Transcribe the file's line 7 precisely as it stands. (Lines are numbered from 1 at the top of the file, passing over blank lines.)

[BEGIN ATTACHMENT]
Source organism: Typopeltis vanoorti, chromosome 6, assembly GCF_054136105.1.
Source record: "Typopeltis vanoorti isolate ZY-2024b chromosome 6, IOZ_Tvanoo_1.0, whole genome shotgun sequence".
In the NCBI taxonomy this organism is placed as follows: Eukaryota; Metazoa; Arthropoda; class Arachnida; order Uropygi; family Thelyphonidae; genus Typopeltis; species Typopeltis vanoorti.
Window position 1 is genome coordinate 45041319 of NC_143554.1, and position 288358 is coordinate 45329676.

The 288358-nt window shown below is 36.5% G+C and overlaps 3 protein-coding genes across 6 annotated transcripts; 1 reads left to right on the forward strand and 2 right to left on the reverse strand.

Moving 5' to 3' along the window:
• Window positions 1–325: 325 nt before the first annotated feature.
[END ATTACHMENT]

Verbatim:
• Window positions 1–325: 325 nt before the first annotated feature.